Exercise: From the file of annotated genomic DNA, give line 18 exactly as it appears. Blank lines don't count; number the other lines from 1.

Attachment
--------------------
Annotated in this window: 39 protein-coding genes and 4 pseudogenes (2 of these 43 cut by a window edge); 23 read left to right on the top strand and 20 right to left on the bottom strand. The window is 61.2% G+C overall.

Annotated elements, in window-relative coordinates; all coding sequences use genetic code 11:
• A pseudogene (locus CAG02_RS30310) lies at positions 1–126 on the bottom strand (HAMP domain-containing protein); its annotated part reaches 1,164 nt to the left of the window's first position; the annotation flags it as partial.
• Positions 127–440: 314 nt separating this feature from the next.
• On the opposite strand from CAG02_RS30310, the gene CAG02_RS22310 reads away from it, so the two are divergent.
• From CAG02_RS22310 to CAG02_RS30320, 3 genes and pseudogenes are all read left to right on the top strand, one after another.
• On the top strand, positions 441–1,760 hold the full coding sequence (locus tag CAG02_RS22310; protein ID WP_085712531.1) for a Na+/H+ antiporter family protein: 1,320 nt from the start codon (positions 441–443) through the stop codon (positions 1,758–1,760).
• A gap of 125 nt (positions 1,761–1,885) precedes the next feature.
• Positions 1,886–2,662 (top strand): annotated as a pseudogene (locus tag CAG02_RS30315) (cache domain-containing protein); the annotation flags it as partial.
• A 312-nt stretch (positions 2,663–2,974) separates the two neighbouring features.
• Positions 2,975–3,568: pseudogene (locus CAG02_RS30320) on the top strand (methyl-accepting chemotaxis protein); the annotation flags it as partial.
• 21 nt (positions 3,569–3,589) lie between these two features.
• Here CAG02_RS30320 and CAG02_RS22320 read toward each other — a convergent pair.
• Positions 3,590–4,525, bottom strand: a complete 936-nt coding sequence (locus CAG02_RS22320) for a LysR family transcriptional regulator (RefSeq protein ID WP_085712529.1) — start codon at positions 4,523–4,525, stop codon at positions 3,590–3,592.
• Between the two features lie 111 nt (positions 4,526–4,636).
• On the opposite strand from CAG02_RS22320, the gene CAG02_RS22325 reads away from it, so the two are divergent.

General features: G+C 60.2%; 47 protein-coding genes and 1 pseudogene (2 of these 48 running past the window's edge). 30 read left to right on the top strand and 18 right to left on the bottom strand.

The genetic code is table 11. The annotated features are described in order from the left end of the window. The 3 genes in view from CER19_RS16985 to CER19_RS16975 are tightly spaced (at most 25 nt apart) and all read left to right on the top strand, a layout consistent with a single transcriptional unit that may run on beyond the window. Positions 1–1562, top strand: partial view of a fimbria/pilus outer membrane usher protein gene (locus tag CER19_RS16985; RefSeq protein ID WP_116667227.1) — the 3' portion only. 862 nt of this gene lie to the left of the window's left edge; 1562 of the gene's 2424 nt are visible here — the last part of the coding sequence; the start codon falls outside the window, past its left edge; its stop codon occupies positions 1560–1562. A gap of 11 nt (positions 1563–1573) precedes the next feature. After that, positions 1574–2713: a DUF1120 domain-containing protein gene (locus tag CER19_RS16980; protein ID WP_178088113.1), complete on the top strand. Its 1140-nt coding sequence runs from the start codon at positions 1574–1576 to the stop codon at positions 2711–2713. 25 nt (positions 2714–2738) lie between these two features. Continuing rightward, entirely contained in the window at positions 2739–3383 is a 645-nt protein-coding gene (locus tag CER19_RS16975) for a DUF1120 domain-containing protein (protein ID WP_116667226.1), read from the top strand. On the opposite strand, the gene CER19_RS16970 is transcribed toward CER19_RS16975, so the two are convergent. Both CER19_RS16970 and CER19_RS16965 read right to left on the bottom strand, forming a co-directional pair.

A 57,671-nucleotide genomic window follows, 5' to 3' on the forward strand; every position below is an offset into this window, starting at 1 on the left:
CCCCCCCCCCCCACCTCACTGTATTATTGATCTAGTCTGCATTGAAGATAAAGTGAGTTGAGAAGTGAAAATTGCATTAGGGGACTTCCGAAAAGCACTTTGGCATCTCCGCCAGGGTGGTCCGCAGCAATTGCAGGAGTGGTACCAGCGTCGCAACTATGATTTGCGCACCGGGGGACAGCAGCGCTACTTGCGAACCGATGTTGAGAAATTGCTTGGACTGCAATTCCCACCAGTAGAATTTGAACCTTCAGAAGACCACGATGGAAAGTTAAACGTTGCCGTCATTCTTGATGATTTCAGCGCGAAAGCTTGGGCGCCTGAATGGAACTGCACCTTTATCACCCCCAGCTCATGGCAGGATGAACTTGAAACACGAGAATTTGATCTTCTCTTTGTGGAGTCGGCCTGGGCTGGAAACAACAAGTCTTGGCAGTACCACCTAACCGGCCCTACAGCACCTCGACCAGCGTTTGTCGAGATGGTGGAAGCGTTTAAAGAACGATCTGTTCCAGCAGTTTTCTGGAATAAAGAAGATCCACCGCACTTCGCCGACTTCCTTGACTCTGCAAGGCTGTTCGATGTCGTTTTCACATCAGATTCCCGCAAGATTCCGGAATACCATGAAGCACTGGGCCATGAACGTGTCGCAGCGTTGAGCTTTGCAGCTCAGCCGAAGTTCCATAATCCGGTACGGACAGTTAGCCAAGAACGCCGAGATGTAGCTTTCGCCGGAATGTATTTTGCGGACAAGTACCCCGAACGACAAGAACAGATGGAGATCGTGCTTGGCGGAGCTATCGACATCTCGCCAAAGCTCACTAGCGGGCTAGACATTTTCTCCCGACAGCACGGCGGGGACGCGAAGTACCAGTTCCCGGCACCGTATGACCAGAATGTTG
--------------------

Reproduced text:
The genetic code is table 11. The annotated features are described in order from the left end of the window. The 3 genes in view from CER19_RS16985 to CER19_RS16975 are tightly spaced (at most 25 nt apart) and all read left to right on the top strand, a layout consistent with a single transcriptional unit that may run on beyond the window. Positions 1–1562, top strand: partial view of a fimbria/pilus outer membrane usher protein gene (locus tag CER19_RS16985; RefSeq protein ID WP_116667227.1) — the 3' portion only. 862 nt of this gene lie to the left of the window's left edge; 1562 of the gene's 2424 nt are visible here — the last part of the coding sequence; the start codon falls outside the window, past its left edge; its stop codon occupies positions 1560–1562. A gap of 11 nt (positions 1563–1573) precedes the next feature. After that, positions 1574–2713: a DUF1120 domain-containing protein gene (locus tag CER19_RS16980; protein ID WP_178088113.1), complete on the top strand. Its 1140-nt coding sequence runs from the start codon at positions 1574–1576 to the stop codon at positions 2711–2713. 25 nt (positions 2714–2738) lie between these two features. Continuing rightward, entirely contained in the window at positions 2739–3383 is a 645-nt protein-coding gene (locus tag CER19_RS16975) for a DUF1120 domain-containing protein (protein ID WP_116667226.1), read from the top strand. On the opposite strand, the gene CER19_RS16970 is transcribed toward CER19_RS16975, so the two are convergent. Both CER19_RS16970 and CER19_RS16965 read right to left on the bottom strand, forming a co-directional pair.